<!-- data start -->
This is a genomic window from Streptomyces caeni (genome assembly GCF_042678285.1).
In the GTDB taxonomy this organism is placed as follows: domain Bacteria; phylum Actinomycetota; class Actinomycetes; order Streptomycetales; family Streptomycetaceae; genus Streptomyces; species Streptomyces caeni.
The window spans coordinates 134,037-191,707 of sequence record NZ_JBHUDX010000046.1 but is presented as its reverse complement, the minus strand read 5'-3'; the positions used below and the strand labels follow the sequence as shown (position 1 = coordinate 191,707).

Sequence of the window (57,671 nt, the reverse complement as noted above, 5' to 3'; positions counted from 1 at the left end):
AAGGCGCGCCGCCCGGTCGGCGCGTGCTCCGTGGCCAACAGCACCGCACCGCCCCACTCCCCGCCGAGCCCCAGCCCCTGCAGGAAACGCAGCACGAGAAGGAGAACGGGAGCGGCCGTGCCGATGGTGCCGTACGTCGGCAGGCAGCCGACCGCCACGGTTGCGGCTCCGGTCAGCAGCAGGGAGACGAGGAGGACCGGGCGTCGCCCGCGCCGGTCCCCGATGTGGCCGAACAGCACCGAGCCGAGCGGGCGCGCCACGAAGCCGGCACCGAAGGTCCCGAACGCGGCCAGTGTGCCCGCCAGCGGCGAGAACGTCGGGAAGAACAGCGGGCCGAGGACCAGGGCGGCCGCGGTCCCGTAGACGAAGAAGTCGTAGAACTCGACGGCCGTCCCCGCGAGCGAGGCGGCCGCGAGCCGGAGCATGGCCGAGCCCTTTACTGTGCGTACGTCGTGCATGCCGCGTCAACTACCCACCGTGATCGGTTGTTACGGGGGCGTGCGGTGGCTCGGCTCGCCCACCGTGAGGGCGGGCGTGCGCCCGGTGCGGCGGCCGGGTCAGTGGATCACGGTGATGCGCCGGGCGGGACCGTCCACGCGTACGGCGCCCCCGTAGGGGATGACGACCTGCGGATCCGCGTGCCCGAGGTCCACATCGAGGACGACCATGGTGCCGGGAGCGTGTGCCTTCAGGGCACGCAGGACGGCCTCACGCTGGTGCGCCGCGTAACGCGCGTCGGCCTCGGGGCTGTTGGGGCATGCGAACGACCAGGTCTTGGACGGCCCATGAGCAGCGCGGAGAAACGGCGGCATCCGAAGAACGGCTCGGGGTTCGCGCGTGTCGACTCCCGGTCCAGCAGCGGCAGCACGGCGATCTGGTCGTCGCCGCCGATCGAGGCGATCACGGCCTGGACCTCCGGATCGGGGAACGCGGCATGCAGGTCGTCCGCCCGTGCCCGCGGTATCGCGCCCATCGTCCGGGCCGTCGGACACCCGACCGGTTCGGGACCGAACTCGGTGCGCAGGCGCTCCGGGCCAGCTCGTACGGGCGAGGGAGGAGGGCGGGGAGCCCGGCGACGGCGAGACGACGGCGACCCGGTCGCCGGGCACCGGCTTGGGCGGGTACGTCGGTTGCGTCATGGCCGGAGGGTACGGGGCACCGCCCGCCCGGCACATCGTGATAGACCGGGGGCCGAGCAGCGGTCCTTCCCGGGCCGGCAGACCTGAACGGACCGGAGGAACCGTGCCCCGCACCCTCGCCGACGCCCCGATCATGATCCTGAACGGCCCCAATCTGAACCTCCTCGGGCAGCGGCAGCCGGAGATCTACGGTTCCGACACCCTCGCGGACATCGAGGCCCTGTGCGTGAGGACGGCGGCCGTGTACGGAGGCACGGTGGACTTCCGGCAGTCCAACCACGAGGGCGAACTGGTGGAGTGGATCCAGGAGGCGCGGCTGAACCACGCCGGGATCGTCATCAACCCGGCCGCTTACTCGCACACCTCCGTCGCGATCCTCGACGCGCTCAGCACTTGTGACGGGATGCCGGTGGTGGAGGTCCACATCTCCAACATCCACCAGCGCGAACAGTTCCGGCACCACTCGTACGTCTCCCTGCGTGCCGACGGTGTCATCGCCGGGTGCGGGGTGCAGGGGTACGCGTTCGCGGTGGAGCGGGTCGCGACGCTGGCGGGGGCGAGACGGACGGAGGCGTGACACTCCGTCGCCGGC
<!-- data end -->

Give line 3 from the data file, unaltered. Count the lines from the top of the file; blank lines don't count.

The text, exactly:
The window spans coordinates 134,037-191,707 of sequence record NZ_JBHUDX010000046.1 but is presented as its reverse complement, the minus strand read 5'-3'; the positions used below and the strand labels follow the sequence as shown (position 1 = coordinate 191,707).